Senators questioning Equifax Inc.'s former chief on Wednesday attacked the business model of the credit-reporting industry, asking why consumers shouldn't have power over the data that the companies collect on them.
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The hearing, one of a series this week, was as much about the control consumers have over their personal data as it was about the Equifax hack. Senators questioning former Equifax Chief Executive Richard Smith asked whether a large overhaul is needed for both private sector and government activities.
"Massive data collection is being undertaken across this country," said Banking Committee Chairman Sen. Michael Crapo (R., Idaho) during Wednesday's hearing before his panel. He added that Congress needs to take action with personal identification being collected by government, the private sector and others.
Speaking about the big credit-reporting companies -- which along with Equifax include Experian PLC and TransUnion -- senators repeatedly raised the following point: Consumers don't choose to share their data with these firms, but much of their financial lives, including whether they can get approved for loans or rent an apartment, depends on the data the companies have and then sell to lenders and other companies.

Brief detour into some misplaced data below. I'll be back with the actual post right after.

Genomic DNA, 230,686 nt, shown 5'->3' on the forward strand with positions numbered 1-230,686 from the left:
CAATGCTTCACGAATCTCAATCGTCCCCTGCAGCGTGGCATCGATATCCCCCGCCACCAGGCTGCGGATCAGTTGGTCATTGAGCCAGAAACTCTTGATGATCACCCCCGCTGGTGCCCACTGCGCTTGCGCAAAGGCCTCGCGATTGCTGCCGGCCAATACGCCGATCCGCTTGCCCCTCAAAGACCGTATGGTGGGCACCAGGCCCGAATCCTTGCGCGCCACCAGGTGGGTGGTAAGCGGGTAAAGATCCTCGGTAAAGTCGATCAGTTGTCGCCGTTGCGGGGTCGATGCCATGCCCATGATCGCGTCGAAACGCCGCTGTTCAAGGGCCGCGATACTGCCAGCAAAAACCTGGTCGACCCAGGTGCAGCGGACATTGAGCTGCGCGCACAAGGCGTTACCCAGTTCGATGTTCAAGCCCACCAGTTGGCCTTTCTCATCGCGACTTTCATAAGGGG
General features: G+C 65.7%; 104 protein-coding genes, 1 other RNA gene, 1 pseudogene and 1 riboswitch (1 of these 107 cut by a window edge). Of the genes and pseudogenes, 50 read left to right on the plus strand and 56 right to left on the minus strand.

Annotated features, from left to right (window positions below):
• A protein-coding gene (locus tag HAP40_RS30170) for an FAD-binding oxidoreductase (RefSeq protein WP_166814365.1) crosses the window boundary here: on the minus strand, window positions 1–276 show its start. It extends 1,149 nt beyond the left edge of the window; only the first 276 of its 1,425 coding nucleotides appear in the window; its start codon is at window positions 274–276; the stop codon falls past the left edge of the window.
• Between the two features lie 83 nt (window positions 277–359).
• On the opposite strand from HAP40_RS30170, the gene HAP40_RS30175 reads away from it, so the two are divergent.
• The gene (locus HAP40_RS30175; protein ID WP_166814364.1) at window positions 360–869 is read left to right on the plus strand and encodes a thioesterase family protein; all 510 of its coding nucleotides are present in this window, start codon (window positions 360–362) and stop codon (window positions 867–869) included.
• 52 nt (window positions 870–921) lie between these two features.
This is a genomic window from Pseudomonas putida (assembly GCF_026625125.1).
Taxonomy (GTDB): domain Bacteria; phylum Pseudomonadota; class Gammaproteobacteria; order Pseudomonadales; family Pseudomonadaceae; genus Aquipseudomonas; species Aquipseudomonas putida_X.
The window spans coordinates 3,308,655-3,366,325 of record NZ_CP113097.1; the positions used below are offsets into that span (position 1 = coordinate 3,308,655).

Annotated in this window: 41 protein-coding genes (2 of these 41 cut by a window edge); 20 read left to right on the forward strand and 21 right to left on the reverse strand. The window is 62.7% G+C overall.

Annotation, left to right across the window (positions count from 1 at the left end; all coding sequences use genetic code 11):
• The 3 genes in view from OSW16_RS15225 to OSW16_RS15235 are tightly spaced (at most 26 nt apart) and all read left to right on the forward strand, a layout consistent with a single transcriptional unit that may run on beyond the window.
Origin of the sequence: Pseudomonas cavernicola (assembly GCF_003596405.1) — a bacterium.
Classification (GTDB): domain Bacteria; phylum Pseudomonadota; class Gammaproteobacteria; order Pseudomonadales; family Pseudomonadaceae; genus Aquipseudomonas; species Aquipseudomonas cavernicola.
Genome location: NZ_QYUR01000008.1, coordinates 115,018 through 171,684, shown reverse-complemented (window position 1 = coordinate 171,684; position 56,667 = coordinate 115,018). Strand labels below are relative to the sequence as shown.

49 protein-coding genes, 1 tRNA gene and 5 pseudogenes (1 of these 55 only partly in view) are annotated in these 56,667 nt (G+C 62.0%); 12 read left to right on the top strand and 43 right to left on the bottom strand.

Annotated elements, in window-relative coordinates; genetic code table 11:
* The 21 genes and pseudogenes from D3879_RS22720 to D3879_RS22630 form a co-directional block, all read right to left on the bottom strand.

Although Equifax has been the main focus of attention since disclosing its massive breach in early September, the credit-reporting industry has feared the breach will lead to more regulatory oversight and changes to the underpinnings of the consumer-finance economy.
Several senators called for just that. Sen. Sherrod Brown (D., Ohio) said consumers have more control over their personal medical data and questioned why similar standards shouldn't be applied to financial information.
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Such comments raised questions about how the industry could be changed, and whether doing so would make it more difficult for consumers to obtain credit. Consumers who don't have credit reports often can't get approved for loans.
At the same time, consumers don't give their permission to have their personal financial information collected, nor do they receive any compensation for it. Rather, the credit-reporting companies gather it and then sell it to lenders.